20/02/2015 06:55 GMT | Updated 20/05/2015 06:12 BST

How To Talk To Children About Death


Long before we realise it, children become aware of death. They see dead insects and birds. They hear about it in stories and they see it in television.

But although death is the one certainty in life, many parents hesitate to talk about it with their children.

Child bereavement charities believe we should take a much more proactive approach. "By introducing the subject in a safe and non-threatening way, we can help prevent misconceptions and any misguided fears and perhaps most importantly, we can help prepare children for when death does affect their lives," says Ann Rowland, director of bereavement services at Child Bereavement UK.

Indeed, research shows that children who have some understanding and emotional literacy around death do better in terms of long-term resilience when death does affect their lives.

So how exactly should we talk about death to our children? And how different should our explanations be according to their age?


"Even very young babies will notice the impact of someone not being there," says Rowland. "So whilst they won't understand death and they clearly won't understand any language around it, they will in a very sensory way notice that someone is missing - that they are not hearing a voice or not being held, for example."

This makes it particularly important for everything else to remain the same in the life of a baby affected by death, particularly any routines they are used to, she says.

"Children under two will also be affected by the emotional state of other important people in their lives," points out a spokesperson for the charity Winston's Wish.


Around the age of three, children begin to understand the very basic difference between being "dead" and "alive" and they will start to use these words. They might, for instance, say, "Granny is dead." But then they might say, "Is Granny coming to my birthday?"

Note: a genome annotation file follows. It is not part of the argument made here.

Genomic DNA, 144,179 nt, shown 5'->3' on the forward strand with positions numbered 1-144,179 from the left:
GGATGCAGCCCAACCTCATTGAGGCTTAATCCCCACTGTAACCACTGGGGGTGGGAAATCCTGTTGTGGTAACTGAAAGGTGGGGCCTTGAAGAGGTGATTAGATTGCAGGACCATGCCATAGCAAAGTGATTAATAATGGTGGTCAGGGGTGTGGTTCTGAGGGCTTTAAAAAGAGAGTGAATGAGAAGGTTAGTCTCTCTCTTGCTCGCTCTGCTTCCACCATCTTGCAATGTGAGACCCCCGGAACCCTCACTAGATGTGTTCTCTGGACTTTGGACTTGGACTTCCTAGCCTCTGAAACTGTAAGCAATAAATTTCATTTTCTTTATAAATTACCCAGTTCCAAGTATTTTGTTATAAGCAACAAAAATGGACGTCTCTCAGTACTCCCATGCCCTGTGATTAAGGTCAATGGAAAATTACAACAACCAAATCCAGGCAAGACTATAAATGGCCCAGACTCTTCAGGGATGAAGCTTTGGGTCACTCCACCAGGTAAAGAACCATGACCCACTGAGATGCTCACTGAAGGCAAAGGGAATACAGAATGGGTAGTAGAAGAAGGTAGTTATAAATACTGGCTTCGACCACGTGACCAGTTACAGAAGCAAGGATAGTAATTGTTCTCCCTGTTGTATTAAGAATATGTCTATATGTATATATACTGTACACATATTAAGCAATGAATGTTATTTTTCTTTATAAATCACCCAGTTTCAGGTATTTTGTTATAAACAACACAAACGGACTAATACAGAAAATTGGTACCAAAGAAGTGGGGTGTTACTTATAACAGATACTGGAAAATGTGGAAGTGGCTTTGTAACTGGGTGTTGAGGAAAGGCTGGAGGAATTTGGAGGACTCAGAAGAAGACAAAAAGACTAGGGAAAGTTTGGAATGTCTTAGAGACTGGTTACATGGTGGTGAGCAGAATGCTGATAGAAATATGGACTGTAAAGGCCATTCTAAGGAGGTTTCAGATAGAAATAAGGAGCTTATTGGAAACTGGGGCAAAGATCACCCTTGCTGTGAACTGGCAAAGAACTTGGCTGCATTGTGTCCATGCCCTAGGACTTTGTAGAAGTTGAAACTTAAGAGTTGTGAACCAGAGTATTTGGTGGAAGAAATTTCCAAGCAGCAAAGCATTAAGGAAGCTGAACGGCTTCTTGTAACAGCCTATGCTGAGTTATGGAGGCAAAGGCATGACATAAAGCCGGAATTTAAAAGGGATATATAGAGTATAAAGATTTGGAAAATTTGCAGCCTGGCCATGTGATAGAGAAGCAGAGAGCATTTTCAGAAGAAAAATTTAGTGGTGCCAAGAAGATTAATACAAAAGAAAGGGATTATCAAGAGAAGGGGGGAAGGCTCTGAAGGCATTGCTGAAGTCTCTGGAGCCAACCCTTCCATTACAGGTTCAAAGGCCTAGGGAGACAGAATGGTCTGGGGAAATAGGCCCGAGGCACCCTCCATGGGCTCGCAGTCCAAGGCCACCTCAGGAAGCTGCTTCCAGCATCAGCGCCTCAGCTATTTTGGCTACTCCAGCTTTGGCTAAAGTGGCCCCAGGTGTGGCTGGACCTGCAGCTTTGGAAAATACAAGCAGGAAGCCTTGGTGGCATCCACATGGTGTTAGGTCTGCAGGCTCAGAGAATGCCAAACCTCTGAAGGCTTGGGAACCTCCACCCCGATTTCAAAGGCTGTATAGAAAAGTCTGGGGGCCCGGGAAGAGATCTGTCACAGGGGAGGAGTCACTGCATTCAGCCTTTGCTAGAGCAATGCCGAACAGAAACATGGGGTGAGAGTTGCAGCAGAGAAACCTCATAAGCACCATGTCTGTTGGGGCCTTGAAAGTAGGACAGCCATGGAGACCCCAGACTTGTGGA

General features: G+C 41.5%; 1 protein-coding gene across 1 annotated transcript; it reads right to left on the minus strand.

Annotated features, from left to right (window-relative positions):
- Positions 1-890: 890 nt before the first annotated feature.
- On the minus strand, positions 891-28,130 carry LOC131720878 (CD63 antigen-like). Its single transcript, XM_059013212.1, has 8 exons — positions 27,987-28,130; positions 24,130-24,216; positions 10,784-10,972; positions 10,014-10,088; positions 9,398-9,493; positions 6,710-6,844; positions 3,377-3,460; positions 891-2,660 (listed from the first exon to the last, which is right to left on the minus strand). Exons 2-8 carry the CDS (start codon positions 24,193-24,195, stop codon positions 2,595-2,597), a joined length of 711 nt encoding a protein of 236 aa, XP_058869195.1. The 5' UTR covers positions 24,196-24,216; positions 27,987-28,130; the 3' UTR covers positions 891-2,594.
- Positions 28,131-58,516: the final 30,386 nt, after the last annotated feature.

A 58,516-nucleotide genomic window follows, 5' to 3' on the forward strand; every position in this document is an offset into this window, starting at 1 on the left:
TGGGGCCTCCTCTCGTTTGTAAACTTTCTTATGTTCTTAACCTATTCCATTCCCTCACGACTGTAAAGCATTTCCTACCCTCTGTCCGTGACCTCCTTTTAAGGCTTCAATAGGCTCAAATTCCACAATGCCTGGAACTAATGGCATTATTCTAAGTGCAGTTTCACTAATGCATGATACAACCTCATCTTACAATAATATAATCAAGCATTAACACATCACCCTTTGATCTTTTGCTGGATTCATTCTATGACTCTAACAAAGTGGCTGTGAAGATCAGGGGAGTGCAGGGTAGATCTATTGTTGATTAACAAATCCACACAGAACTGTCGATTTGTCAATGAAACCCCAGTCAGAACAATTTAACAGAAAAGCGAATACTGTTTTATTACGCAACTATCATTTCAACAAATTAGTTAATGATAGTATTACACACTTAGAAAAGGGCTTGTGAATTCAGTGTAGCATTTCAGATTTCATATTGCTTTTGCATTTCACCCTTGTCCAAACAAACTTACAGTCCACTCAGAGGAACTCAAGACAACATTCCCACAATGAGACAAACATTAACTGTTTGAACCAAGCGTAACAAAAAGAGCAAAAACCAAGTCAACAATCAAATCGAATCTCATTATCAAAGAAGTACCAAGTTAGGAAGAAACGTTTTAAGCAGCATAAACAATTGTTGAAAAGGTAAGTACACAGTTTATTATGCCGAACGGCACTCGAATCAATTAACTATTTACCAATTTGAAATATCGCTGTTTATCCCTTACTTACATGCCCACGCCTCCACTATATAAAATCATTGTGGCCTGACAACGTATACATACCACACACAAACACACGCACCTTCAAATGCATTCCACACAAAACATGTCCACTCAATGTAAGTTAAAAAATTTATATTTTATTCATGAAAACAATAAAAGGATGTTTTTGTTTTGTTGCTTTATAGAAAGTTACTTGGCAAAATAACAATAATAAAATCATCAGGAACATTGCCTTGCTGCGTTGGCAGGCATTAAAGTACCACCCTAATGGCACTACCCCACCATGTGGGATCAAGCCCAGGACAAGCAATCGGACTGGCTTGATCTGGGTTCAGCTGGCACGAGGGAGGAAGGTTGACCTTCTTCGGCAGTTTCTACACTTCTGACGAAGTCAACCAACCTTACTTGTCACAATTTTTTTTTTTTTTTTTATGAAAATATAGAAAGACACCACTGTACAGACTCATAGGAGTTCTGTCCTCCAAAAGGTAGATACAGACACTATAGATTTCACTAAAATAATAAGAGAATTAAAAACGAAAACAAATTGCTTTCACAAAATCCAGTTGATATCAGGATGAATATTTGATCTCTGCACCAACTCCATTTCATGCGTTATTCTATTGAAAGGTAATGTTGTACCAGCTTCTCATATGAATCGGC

This, according to Winston's Wish, is because they don't understand the permanence of death. "They think death is reversible and that people who have died can come back."

Many pre-schoolers ask the same questions over and over again in an effort to make sense of a loss, says Noelle Adames, clinical services manager at the Grief Encounter Project. "But it's important to answer the question each time and let them process it at their own pace."

It is at this age that most children love nothing more than to find a dead bird or worm. As adults, we tend to look in horror and pull them away. "But these are great opportunities to talk about death and dying and its permanence in a very-non personal way and with no negative consequence," says Rowland.

"They might ask, for example, how the bird will eat and breathe and you can explain that death means you don't feel any more or get hungry."

Keep your language simple, clear and direct, says Annie Broadbent, author of We Need To Talk About Grief.


​"Use words like 'dead' and 'died', not 'passed away,' 'lost,' or 'gone to sleep,' because that causes confusion. Children can cope with the word death; it's us adults that can't," she explains.


"In trying to protect children from death with the very best intentions, it actually causes greater anxiety because children are literal and may well worry that if they 'go to sleep', they won't wake up or that Granddad really is 'lost'."

Be mindful that children of this age often think it was something they said or did that caused a person in their lives to die. "The flip side of this thinking is that they can believe their words, actions or thoughts can bring the dead person back. They need to be reassured repeatedly that the death was not their fault," says the Winston's Wish spokesperson.


Around the age of five to seven, children will begin to understand that if someone dies, that is non-reversible. "In fact, if children have been bereaved when they are younger, they will grieve again around this age because they realise Granddad is not here now and that they will never see him again," says Rowland.

"Parents can get very worried about this, thinking something is wrong with their child, but this second episode of grief is very natural."

This is the age when, if a pet such as a goldfish or hamster dies, parents are often quick to replace them. "But actually, it is better to talk about how sadly it got old and died and use the experience as a very natural way of introducing them to the experience of death," says Rowland.

"It doesn't take away the pain of bereavement when someone in their life does die, but we do know that it can help with their resilience and ability to express themselves when it happens."

In this age range, it's not uncommon for children to think of death as something spooky, like a zombie or spirit that comes to get you, according to Winston's Wish. "It is important that their specific worries are spoken about, that they share any dreams and are told that what they're feeling is normal," says the spokesperson for the charity.